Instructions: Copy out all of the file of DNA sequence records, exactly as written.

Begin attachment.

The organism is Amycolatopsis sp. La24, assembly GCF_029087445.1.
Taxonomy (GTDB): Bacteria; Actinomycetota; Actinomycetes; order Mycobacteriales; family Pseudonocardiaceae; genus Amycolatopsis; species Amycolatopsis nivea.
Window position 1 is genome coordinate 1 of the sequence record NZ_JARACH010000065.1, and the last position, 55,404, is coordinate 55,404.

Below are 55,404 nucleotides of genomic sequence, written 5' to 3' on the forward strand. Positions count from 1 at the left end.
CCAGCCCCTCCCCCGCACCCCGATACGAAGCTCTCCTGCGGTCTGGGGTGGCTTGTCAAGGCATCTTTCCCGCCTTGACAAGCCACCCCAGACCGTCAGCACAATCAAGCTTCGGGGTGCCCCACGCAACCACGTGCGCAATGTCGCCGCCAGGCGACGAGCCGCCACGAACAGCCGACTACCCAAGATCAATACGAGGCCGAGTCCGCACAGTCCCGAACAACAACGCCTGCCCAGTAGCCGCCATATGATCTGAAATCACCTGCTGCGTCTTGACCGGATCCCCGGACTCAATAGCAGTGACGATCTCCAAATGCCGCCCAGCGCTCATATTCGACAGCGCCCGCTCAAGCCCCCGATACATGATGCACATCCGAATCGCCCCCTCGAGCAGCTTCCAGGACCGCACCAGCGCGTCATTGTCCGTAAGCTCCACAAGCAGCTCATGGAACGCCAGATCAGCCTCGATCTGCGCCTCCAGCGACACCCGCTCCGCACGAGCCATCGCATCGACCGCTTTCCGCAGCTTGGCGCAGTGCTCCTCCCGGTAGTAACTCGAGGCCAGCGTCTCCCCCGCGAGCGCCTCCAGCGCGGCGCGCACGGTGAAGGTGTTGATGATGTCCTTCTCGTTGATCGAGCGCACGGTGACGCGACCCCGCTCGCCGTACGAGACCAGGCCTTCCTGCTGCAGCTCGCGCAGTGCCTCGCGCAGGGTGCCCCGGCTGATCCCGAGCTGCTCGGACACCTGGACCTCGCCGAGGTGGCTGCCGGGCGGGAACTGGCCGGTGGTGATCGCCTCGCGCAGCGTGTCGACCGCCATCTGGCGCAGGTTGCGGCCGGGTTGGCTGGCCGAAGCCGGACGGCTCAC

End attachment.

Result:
The organism is Amycolatopsis sp. La24, assembly GCF_029087445.1.
Taxonomy (GTDB): Bacteria; Actinomycetota; Actinomycetes; order Mycobacteriales; family Pseudonocardiaceae; genus Amycolatopsis; species Amycolatopsis nivea.
Window position 1 is genome coordinate 1 of the sequence record NZ_JARACH010000065.1, and the last position, 55,404, is coordinate 55,404.

Below are 55,404 nucleotides of genomic sequence, written 5' to 3' on the forward strand. Positions count from 1 at the left end.
CCAGCCCCTCCCCCGCACCCCGATACGAAGCTCTCCTGCGGTCTGGGGTGGCTTGTCAAGGCATCTTTCCCGCCTTGACAAGCCACCCCAGACCGTCAGCACAATCAAGCTTCGGGGTGCCCCACGCAACCACGTGCGCAATGTCGCCGCCAGGCGACGAGCCGCCACGAACAGCCGACTACCCAAGATCAATACGAGGCCGAGTCCGCACAGTCCCGAACAACAACGCCTGCCCAGTAGCCGCCATATGATCTGAAATCACCTGCTGCGTCTTGACCGGATCCCCGGACTCAATAGCAGTGACGATCTCCAAATGCCGCCCAGCGCTCATATTCGACAGCGCCCGCTCAAGCCCCCGATACATGATGCACATCCGAATCGCCCCCTCGAGCAGCTTCCAGGACCGCACCAGCGCGTCATTGTCCGTAAGCTCCACAAGCAGCTCATGGAACGCCAGATCAGCCTCGATCTGCGCCTCCAGCGACACCCGCTCCGCACGAGCCATCGCATCGACCGCTTTCCGCAGCTTGGCGCAGTGCTCCTCCCGGTAGTAACTCGAGGCCAGCGTCTCCCCCGCGAGCGCCTCCAGCGCGGCGCGCACGGTGAAGGTGTTGATGATGTCCTTCTCGTTGATCGAGCGCACGGTGACGCGACCCCGCTCGCCGTACGAGACCAGGCCTTCCTGCTGCAGCTCGCGCAGTGCCTCGCGCAGGGTGCCCCGGCTGATCCCGAGCTGCTCGGACACCTGGACCTCGCCGAGGTGGCTGCCGGGCGGGAACTGGCCGGTGGTGATCGCCTCGCGCAGCGTGTCGACCGCCATCTGGCGCAGGTTGCGGCCGGGTTGGCTGGCCGAAGCCGGACGGCTCAC